Lawmaker Lam Cheuk-ting on Thursday called on the Department of Justice to provide a full explanation of why it dropped its case against former chief executive Leung Chun-ying, otherwise his party will file a legal challenge against the prosecutors behind the decision.
Lam, a member of the Democratic Party, said that the justification provided by the Department of Justice (DOJ) was not detailed enough to dispel the public’s doubts. He also questioned the DOJ’s decision not to seek outside legal advice.
“The statement issued by the Department of Justice yesterday was just one piece of paper,” he said. “There were three charges involved, but the explanation took up only half a page… Overall, the statement was unhelpful to the public’s understanding.”
On Wednesday, the DOJ said it did not have sufficient evidence to charge Leung and pro-Beijing lawmaker Holden Chow for corruption and misconduct in public office.
Leung was criticised for receiving a non-compete and non-poach payment of HK$50 million from the Australian firm UGL in 2012 and 2013, after it acquired UK firm DTZ. Leung was DTZ’s director in 2011, before he ran for the role of chief executive. The payments were made during Leung’s tenure as Hong Kong’s leader, but were not disclosed until a media exposé in 2014.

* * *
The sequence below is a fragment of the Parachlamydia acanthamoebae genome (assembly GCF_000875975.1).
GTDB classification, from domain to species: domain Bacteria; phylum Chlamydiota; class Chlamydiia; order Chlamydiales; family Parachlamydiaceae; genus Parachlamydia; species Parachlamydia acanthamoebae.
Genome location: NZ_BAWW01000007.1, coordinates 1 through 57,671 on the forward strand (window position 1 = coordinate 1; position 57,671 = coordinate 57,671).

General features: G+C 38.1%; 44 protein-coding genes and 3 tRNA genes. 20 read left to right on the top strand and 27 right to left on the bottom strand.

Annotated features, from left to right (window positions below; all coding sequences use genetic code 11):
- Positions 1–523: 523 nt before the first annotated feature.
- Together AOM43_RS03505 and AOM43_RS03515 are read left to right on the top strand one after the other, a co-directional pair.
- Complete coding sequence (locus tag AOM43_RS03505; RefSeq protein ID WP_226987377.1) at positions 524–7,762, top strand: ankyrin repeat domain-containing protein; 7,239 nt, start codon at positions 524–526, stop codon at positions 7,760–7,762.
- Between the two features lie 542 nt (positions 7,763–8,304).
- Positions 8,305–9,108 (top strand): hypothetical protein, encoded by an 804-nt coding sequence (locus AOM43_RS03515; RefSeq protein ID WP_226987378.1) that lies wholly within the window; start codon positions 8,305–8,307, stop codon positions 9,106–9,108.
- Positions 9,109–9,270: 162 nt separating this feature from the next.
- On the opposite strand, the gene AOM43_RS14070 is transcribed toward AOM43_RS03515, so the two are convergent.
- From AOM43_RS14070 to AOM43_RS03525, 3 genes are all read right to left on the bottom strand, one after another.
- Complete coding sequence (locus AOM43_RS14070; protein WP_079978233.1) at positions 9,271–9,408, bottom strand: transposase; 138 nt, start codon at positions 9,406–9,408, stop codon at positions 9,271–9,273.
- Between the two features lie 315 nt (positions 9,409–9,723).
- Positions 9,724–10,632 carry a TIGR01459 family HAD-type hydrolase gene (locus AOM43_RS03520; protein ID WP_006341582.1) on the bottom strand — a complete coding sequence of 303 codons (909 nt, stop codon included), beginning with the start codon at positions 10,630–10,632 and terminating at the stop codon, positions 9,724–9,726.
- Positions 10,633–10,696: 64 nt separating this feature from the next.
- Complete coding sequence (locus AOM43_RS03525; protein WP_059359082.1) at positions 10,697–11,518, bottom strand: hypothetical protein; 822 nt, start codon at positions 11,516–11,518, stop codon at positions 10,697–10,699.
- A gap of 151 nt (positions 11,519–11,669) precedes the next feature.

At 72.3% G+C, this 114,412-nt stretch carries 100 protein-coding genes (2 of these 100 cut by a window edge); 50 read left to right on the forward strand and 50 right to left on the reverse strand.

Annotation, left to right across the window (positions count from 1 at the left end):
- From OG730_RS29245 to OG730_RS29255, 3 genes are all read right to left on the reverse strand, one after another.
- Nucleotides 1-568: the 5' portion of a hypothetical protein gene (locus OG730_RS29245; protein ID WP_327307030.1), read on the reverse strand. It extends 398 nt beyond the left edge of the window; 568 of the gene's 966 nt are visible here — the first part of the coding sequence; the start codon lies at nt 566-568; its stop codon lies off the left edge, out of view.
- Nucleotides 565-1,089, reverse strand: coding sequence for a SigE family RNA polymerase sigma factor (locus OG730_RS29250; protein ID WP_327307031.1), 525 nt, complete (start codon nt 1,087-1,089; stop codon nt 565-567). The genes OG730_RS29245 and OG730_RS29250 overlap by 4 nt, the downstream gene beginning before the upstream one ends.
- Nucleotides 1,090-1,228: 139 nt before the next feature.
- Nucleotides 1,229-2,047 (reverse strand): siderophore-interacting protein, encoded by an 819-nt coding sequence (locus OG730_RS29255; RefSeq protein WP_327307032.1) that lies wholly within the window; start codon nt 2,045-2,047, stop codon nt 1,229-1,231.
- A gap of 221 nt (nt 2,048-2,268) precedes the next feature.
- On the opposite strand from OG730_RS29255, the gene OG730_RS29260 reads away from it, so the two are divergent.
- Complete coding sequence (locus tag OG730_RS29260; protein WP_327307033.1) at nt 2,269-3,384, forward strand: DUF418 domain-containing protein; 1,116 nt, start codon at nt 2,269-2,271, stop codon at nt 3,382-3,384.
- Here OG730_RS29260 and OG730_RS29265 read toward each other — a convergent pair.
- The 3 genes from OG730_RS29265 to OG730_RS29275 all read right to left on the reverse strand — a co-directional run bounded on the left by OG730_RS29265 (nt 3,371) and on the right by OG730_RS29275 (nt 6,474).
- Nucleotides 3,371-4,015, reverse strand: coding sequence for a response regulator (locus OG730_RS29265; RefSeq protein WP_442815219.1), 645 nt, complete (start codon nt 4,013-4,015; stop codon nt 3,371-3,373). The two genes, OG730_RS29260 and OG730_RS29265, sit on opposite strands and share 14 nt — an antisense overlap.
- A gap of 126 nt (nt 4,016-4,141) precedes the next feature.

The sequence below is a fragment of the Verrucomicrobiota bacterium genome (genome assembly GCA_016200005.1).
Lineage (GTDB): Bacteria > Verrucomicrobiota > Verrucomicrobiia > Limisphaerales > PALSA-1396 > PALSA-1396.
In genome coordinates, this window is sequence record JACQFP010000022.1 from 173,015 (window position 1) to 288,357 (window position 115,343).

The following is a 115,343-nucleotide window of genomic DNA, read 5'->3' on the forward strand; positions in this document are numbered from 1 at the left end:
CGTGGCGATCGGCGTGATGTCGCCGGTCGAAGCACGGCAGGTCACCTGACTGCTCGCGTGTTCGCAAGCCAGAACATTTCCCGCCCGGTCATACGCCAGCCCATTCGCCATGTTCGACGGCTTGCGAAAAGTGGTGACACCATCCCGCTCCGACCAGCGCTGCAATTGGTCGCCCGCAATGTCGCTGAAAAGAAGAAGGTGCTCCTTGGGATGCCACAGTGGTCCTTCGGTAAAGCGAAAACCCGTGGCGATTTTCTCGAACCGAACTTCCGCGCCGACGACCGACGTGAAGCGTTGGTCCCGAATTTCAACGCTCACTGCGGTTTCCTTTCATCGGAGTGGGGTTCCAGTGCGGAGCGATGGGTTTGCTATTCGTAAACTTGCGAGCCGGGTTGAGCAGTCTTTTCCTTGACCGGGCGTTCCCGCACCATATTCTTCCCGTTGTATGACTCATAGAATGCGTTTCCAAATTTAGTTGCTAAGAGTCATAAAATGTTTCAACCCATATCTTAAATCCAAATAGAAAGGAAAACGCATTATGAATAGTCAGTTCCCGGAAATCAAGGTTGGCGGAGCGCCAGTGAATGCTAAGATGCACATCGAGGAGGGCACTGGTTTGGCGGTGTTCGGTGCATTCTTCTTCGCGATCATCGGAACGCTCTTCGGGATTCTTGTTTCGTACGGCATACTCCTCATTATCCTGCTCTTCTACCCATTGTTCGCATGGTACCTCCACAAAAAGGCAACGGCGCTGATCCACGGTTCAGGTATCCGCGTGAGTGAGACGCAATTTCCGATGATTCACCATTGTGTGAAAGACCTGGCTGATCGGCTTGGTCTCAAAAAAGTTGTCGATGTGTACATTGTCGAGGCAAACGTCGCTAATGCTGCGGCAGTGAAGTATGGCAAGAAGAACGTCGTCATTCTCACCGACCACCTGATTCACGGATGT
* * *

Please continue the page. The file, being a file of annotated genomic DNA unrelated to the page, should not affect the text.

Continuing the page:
Democrats have accused Leung of encouraging the acquisition deal so that he could benefit from it, and failing to declare the payment while in office. Leung has denied any wrongdoing.
Speaking to press on Thursday, Lam cited the example of the DOJ’s 2013 statement on the case of former executive council member Franklin Lam, where the Director of Public Prosecutions explained the decision not to prosecute. The document was five pages long.
Lam said he already sent a letter to the chair of the legislature’s Panel on Administration of Justice and Legal Services, asking the panel to summon the Secretary for Justice Teresa Cheng to give a more complete explanation before lawmakers.
If they fail to do so, the Democratic Party will file a judicial review against the prosecutors’ decision, Lam said.
Hong Kong law allows the public to challenge various types of government decisions in court, but cases challenging a prosecutor’s decision are comparatively few.
Asked about the legal grounds of the judicial review, Lam said his party’s lawyers were studying the matter, but he felt it was appropriate to go to court because the question was of public interest.
Earlier this year, a number of Democratic Party members including Lam launched a crowdfunding campaign calling for a local and overseas investigation into Leung.
Lam clarified that, if the party were to challenge the prosecutors in court, they would apply for legal aid instead of using funds from the campaign.
Legal academic weighs in
Eric Cheung, the principal lecturer of the University of Hong Kong’s Faculty of Law, said earlier on Thursday that the DOJ “deviated from established rules and procedures” in its statement.
The DOJ’s statement on Leung only provided the conclusion but did not give legal analysis, Cheung said. He compared it unfavourably to a similar 2003 statement which was 17 pages long.
“But the authority is in their hands – what could I say?” Cheung wrote in a Facebook post.
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